That was the ebb and flow of the entire game after the first quarter.

Bradley Beal (30 points in three quarters), Otto Porter (17 points) and even Ian Mahinmi  (13 points) made shots and seemingly put the Wizards in a position to make a sustained run. Then Joel Embiid (27 points) would hit a 3-pointer, Ben Simmons would blow by Porter for a dunk, layup or an assist, or Robert Covington, Saric or Redick would hit a wide-open shot to stop the burgeoning Wizards’ comeback.

The “everybody eats” mantra that has regrettably spread like wildfire and is now used as an appositive whenever the Wizards are mentioned, was still in effect last night. The Wizards had 23 assists, five players in double figures, and had they figured out a way to stop the Sixers for just five minutes of play in the second half, they would have pulled off their sixth consecutive victory.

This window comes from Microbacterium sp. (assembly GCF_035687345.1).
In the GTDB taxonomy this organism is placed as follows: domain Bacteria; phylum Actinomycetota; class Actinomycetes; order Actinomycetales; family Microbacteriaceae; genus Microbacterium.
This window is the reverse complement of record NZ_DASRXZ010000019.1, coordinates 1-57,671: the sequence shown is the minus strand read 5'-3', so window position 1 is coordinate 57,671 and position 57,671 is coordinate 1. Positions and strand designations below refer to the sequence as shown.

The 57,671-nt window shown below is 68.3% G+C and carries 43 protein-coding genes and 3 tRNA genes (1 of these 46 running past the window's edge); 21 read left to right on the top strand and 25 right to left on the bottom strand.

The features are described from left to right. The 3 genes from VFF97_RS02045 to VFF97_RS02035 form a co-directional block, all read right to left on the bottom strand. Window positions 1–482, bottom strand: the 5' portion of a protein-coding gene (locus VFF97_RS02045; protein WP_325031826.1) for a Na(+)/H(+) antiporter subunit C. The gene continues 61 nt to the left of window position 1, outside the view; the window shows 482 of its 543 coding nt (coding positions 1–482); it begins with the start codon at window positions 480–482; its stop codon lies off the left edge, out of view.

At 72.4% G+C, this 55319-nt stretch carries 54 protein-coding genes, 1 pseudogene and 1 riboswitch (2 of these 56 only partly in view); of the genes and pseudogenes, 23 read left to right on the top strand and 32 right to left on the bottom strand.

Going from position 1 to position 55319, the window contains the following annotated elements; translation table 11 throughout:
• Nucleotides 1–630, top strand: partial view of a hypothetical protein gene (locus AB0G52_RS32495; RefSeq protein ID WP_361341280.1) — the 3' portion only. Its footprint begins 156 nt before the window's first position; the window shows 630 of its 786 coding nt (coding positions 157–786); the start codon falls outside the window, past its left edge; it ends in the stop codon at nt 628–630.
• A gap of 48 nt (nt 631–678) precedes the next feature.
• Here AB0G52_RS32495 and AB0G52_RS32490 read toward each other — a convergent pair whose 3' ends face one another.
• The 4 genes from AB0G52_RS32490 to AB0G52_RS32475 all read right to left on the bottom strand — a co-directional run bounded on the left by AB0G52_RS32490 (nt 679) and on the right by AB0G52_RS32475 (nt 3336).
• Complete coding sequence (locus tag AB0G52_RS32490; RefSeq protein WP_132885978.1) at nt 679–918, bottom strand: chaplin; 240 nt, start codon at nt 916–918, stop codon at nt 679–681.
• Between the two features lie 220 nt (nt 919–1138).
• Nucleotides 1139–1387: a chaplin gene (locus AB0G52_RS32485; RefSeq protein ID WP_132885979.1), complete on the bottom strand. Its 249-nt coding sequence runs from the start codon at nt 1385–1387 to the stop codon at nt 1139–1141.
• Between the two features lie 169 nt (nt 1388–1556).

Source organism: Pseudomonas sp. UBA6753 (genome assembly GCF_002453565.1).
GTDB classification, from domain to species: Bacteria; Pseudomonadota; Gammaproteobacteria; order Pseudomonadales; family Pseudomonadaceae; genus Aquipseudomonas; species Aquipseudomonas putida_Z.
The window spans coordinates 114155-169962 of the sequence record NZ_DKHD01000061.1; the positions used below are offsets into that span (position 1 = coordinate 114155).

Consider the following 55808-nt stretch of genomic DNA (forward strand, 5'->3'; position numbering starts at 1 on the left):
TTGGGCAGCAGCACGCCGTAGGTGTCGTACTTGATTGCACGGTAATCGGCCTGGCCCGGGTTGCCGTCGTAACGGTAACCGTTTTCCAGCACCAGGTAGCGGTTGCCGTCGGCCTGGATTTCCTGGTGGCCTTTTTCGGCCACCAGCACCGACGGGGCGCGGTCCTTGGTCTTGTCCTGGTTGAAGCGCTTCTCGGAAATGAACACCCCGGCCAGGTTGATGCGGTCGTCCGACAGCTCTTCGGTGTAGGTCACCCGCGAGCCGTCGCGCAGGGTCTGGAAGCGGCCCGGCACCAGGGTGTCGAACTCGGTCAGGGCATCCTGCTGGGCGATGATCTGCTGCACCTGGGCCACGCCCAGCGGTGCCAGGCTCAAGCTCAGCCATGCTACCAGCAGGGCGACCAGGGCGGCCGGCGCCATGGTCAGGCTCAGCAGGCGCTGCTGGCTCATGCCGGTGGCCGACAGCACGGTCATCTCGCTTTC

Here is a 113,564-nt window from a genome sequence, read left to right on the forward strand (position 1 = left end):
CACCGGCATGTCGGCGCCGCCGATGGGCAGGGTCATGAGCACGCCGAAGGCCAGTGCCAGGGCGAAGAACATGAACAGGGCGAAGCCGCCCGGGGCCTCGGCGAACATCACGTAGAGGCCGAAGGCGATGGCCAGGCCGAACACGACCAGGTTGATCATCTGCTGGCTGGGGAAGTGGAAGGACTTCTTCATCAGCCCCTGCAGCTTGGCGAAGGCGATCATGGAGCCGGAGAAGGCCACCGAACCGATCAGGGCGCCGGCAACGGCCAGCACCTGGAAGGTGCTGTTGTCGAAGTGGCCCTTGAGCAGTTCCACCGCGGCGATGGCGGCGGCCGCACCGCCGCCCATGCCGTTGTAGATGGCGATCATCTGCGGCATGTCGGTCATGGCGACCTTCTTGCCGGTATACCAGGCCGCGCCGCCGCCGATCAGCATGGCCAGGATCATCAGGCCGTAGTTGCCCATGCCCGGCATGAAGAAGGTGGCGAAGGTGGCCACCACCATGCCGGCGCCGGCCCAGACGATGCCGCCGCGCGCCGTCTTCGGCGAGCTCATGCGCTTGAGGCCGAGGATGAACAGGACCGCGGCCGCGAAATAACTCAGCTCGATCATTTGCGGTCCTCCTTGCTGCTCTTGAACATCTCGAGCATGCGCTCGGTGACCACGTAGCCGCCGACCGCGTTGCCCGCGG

But the Wizards just could not summon that five-game-win-streak magic this time around. Tomas Satoransky struggled to find open teammates like he’d done so adeptly during the win streak and as Comcast SportsNet’s Kara Lawson observed, he wasn’t pushing the ball with his usual pace. Tim Frazier did a good job pushing the pace, but he wasn’t much of a threat on offense and he did nothing of note on the defensive end of the ball, which is why in the fourth quarter, Coach Brooks basically decided to make Beal the point guard.

The Wizards shot just 29-percent with two assists in the fourth quarter, and Satoransky, Markieff Morris and Marcin Gortat did not play a minute. The Sixers didn’t exactly set the world on fire with their 35-percent shooting, but they got timely scoring from Embiid and Redick, and that served as just enough of a deterrent to the Wizards anemic offense.

The Wizards have now won five out of six games since Wall’s injury, and they have one day to rest before they take on the Eastern Conference-leading Boston Celtics at home. By then the trade deadline will have come and gone, and if the rumors are true, either Gortat will be gone, or the Wizards will have added some elusive perimeter depth. Stay tuned my friends.

More Bullets